The realization of porous molecular solids (e.g. MOFs/COFs) whose properties (e.g. conductivity, color, phase) are responsive to external stimuli is vital for their adoption into next-generation devices. We are synthesizing such responsive materials and characterizing their unique electronic and optical properties using specialized in situ spectroscopic tools. Notably, we are pioneering the development of gas-phase methods to synthesize large, high-quality single crystals of porous molecular solids, and are using single crystal device measurements to gain detailed insight into their unique electronic structure. These studies pave the way for advanced sensors, actuators, and energy storage solutions.
2D materials (e.g. transition-metal dichalcogenides, graphene, and analogous atomic monolayers) are a versatile platform for novel optical, electronic, catalytic, and quantum device studies. We are developing new synthetic breakthroughs allowing for preparation of low-dimensional materials with tunable morphologies and phases, and, thereby, tunable properties. Notably, we have recently dedicated significant effort to the development of “designer surfaces” on which to grow novel low-dimensional materials with anomalous properties. These studies enable a host of future research efforts in electronics and quantum computing.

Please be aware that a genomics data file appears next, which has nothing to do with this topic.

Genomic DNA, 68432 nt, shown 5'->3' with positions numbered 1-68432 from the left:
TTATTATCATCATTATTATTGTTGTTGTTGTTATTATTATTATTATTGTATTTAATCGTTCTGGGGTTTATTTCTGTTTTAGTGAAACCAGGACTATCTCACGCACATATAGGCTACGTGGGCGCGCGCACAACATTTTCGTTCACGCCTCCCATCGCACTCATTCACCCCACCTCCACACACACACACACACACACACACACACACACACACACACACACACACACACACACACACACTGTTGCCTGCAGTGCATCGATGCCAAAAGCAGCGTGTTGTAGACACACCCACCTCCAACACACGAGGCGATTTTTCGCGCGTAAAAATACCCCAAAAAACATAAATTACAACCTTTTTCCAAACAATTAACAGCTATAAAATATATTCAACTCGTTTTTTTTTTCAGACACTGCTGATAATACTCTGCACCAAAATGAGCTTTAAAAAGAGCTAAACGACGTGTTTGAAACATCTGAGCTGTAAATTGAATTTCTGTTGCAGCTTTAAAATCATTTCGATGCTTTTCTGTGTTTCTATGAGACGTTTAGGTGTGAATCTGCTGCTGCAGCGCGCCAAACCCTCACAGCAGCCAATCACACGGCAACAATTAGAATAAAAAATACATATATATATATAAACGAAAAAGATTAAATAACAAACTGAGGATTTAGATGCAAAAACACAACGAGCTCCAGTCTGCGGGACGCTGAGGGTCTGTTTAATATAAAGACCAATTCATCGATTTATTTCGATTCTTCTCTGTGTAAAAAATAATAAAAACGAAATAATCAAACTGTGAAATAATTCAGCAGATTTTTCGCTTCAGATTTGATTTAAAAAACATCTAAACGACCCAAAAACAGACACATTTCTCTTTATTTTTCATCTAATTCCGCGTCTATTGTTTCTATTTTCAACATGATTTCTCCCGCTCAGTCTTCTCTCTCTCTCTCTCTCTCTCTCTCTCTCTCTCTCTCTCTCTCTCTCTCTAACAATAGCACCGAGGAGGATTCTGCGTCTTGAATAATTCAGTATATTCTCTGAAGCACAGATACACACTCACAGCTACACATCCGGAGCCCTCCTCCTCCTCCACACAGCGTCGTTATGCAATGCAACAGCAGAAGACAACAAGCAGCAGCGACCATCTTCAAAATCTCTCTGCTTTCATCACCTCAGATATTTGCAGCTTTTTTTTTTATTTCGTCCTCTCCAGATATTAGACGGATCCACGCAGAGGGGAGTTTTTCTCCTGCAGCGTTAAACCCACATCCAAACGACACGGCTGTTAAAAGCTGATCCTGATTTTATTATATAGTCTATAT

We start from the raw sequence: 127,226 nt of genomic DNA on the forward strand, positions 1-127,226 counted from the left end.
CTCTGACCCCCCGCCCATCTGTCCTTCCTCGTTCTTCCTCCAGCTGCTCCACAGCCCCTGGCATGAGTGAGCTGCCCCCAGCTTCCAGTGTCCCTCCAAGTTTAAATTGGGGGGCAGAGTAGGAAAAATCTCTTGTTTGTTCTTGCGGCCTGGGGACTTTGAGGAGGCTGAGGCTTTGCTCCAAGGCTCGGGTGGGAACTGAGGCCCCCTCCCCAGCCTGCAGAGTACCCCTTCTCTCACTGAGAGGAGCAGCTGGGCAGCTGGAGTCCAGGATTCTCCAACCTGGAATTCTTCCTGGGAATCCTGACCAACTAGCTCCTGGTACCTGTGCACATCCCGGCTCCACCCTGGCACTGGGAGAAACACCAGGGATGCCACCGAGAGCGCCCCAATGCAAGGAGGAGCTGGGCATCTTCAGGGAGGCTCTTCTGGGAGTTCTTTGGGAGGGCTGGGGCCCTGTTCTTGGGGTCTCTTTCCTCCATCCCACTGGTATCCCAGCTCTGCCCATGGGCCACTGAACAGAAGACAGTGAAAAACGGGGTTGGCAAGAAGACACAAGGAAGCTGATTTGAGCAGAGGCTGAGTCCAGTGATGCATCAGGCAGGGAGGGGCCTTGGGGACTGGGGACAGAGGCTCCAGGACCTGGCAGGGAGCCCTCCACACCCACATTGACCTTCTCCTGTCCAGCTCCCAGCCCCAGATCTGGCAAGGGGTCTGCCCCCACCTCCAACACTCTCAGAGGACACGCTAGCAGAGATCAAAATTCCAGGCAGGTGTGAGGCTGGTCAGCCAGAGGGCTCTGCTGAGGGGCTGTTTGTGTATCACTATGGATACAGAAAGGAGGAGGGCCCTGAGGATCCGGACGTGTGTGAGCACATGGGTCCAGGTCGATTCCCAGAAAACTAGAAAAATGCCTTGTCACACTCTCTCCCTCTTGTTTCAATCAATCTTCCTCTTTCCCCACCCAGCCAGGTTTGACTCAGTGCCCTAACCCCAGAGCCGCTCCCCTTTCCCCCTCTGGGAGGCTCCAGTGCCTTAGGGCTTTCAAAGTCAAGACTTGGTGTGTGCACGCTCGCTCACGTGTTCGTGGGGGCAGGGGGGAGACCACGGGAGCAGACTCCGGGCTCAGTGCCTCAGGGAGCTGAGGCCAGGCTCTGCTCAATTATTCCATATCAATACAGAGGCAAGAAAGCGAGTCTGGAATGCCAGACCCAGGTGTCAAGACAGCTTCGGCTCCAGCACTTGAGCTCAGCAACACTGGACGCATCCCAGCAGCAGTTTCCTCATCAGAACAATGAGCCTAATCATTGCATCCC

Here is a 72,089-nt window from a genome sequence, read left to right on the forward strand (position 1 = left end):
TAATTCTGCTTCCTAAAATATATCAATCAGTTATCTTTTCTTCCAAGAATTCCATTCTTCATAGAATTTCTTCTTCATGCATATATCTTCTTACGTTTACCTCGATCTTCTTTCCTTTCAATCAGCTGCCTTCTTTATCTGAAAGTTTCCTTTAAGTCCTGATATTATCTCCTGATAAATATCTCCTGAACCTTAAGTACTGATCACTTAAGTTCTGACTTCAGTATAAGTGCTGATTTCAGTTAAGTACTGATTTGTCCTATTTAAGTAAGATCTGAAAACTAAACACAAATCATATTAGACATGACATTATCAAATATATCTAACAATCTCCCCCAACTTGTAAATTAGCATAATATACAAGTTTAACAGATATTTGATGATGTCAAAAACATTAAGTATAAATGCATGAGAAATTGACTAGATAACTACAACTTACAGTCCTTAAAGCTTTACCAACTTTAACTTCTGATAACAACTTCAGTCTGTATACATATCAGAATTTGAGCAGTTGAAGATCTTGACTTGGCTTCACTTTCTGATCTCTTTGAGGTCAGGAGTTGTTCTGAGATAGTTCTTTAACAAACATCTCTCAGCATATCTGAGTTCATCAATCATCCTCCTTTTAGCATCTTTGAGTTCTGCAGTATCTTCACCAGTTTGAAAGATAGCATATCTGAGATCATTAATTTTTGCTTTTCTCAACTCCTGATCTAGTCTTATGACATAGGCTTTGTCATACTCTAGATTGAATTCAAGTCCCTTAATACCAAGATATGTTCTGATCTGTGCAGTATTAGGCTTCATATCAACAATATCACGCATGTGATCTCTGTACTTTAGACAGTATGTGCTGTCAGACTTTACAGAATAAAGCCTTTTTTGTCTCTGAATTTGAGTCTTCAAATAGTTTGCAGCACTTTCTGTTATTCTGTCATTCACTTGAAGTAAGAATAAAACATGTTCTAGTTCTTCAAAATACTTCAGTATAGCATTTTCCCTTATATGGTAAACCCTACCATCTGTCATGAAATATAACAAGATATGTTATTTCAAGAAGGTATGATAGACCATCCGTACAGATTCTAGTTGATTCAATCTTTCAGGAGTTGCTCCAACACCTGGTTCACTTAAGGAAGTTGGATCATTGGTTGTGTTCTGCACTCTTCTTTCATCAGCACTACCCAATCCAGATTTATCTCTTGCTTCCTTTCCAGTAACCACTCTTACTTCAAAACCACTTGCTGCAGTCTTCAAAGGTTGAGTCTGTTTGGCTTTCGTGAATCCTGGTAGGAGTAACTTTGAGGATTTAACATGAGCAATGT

Multi-component nanostructures support unique and advanced optoelectronic, thermal, and catalytic properties, but are challenging to synthesize. We are developing solution-phase methods that utilize porous ionic solids as precursors for synthesis of complex nanomaterials. Notably, we prepare nanoscale dimers and multimers with atomically precise interfaces and use these constructs to control optical properties and chemical reaction pathways at the nanoscale. These studies advance our understanding of photo-induced chemical reactions and accelerate development of new catalysts.